So, all that to say that negotiating with a prosecutor is a very difficult thing to do.  The process is not the traditional postitionally-based negotiation, in that most prosecutors do not take the position that they have something to lose.  That’s a whole different blog post, actually!  As a Tallahassee criminal defense attorney, I work to present creative resolutions in a professionally manner.  If you are charged with a crime in Leon County, we will work past these issues and do our best to “get to yes” as we have for many other clients over the years.

The longest day of your life: deciding whether to enter a plea

Take a look at this article:  Man gets 40 years in jail after rejecting plea deal that would have freed him immediately.

Look at this man… Look at his eyes.  He could have pled to time-served and gone home, “hence without day” as they say.  Instead, he went to trial…

…and was convicted…

… and got 40 years.  In prison. The pen. The big house.  That’s a life sentence, folks.

When you enter a plea, you’re asking for mercy… If you go to trial, you may be asking for justice.  At least, that’s what an old trial judge, J. Rogers Padgett of Tampa, used to say.  That guy is a wealth of courtroom wisdom.

Making the decision as to how to resolve a case is hard.  No one wants go to jail or prison.  Well, most normal people don’t – some would rather do that than serve probation, for various reasons.  How does one ever decide to voluntarily agree to go to prison?

My suggestions to clients are:

  1. Know what the worst-case scenario is (what’s the maximum sentence possible?).
  2. Know what your judge does in cases like yours.  If everyone similarly situated to you gets ____, then more than likely you’ll get that, too.
  3. Look objectively at your case. If you did not commit the crime, or the government can’t prove it, absolutely consider going to trial with a great trial lawyer.  If you have some liability, be realistic about it and think about how to lessen the impact of a sentence.  Remember, there are lots of people in prison on principle – the ones that relied on a false sense of something or other while not being real about their situation.  And finally….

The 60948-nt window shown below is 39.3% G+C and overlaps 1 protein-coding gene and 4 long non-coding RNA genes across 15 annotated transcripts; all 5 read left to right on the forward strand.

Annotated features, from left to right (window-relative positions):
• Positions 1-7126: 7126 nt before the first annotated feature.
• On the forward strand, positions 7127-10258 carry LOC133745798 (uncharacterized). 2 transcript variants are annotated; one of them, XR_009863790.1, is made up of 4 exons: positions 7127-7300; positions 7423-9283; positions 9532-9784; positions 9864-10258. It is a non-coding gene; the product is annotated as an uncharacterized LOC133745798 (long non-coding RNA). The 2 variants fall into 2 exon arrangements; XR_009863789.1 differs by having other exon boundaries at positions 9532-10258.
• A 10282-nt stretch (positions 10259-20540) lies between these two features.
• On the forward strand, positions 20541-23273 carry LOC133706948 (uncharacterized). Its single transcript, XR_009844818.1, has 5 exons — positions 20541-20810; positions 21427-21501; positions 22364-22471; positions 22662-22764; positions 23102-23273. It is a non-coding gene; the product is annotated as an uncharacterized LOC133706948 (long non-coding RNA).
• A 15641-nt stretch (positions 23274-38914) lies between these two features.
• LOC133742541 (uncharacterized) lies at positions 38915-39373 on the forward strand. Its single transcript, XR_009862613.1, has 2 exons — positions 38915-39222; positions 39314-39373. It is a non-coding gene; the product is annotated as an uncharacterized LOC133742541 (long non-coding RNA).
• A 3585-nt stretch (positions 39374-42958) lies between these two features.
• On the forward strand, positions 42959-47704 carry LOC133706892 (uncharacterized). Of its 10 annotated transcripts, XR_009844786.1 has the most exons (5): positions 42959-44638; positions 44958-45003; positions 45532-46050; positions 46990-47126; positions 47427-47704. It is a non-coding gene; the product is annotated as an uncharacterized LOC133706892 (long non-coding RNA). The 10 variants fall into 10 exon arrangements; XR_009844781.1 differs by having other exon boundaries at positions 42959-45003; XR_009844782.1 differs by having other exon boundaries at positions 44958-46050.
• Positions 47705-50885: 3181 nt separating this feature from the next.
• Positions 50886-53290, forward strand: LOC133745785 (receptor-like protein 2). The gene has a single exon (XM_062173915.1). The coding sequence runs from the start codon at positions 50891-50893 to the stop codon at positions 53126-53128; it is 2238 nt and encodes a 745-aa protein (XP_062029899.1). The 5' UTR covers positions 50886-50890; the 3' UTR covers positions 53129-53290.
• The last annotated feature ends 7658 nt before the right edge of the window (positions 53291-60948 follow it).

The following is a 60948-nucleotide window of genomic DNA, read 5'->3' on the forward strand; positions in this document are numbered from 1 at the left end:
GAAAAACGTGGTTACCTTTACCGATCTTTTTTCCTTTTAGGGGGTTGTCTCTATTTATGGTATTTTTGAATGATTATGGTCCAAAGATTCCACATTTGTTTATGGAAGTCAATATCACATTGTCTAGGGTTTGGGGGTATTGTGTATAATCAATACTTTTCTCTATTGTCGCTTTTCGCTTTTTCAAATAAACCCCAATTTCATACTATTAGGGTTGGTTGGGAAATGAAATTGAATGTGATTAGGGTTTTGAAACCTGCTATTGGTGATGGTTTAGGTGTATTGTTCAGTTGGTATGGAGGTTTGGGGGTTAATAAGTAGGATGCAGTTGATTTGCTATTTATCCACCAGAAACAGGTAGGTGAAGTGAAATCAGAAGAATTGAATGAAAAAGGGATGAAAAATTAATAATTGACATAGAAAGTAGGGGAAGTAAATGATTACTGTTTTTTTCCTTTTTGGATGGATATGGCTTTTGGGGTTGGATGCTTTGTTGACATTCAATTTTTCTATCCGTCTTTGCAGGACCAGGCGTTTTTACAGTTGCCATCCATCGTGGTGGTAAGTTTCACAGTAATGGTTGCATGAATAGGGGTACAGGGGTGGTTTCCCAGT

4. Think about this:  if you reject the plea, and get a harsher sentence – what would the longest day of your life be?  Upon going to jail or prison, what would the longest day of your life be while incarcerated??

Call for a consultation, come in and talk, and if you haven’t figured it out, I’ll tell you.  No one ever guesses correctly, and are surprised when I tell them.  Trust me, it will make a difference in your plea-vs-trial decision making.

Look at the man in the photo…look at his eyes. He has figured out the answer to my question.

Onward justice!

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You never know how your private personal information is being (mis)used

A TBO (click the photo for a link) article that shines a light on what those of us in the system already knew goes on.  Sometimes, those with access will pull your information for non-official reasons. Maybe just out of curiosity, but sometimes out of spite. It’s a scary thought!

Misuse of the DAVID (Florida driver database) is actionable – meaning the misuser can be sued. You can request a copy of your driving history, which will show what user accessed your information and when.

I’ll be ordering mine tomorrow. If you find that your driver information has been abused, contact us.  850-222-4529.